Lorraine Wilde | 03/11/2019 | Insider Blogs |   

CASCADIA International Women's Film Festival in Bellingham in April

Seeking to elevate the work of female directors in the film industry, CASCADIA International Women’s Film Festival is celebrating its fourth year April 16-19, 2020. Its mission and goals are noble and lofty. The annual festival showcases films directed by women from around the world while also providing:

  • Educational opportunities related to viewing, making and distribution of films
  • Promoting Bellingham, Whatcom County and the surrounding Pacific Northwest as a destination for filmmakers and enthusiasts.

A 2017 study by the Media, Diversity & Social Change Initiative titled, “Inclusion in the Director’s Chair?” evaluated 1,000 top grossing films from 2007 to 2016. Out of 1,114 directors, only 4% were female. The disparity of films directed by women isn’t limited to top grossing films either. Many are wondering what happened to women directors that once held their own in the film-making industry. CASCADIA is trying to do their small part to correct the imbalance.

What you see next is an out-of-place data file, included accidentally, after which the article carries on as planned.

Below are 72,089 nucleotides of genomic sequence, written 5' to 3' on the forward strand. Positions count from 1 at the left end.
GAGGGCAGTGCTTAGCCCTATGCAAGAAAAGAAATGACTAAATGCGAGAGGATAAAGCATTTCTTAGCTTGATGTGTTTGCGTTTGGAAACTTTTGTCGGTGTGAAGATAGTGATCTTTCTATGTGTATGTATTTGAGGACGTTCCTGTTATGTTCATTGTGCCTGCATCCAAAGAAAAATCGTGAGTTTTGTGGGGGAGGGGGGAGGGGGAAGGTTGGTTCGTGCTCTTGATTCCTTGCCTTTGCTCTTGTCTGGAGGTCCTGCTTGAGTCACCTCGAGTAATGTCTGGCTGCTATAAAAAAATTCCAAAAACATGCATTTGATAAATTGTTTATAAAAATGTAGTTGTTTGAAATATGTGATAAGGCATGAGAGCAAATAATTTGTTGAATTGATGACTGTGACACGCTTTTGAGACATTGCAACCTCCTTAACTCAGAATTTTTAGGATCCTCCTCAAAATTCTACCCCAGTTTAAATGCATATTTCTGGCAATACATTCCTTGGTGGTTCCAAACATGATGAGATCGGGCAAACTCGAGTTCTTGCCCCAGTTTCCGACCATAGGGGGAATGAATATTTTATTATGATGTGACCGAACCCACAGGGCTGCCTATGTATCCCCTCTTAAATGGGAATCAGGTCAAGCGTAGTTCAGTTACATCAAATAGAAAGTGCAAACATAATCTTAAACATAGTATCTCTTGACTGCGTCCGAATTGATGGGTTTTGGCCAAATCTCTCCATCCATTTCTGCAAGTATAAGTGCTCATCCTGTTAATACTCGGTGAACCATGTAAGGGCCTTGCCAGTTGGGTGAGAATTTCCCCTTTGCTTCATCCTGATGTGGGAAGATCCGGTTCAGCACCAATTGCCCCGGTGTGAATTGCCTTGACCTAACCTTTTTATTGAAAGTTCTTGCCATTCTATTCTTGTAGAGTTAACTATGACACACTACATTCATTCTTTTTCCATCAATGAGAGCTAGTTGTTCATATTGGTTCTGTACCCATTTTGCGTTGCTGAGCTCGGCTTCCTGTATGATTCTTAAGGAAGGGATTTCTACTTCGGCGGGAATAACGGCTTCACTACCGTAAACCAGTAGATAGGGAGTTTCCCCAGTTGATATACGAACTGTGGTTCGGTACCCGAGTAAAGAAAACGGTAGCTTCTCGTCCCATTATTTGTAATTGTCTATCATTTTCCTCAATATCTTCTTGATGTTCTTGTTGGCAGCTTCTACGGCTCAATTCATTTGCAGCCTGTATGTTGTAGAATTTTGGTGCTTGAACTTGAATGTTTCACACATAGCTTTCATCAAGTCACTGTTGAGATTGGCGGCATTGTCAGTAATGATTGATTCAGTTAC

Thanks in part to activism by prominent female directors like Ava DuVernay, and blockbuster success by women directors like Hurt Locker’s Katheryn Bigelow and Wonder Woman’s Patty Jenkins, the tide may be slowly turning. CASCADIA is doing its best to help raise those numbers too.

But this year is also special. The year 2020 marks the 100th Anniversary of women’s suffrage, ratified on August 18, 1920, the 19th Amendment granted women the right to vote. CASCADIA is building a portion of its program around that celebration.

CASCADIA welcomes everyone to turn out and support these women by seeing their films and, in some cases, meet the directors in person.

CASCADIA’s History

CASCADIA got its start in 2015 when it collaborated with Toronto’s Female Eye Film Festival (FeFF) to bring eight documentary films directed by women to Pickford Film Center’s (PFC) Doctober, a month-long film festival held every October in downtown Bellingham.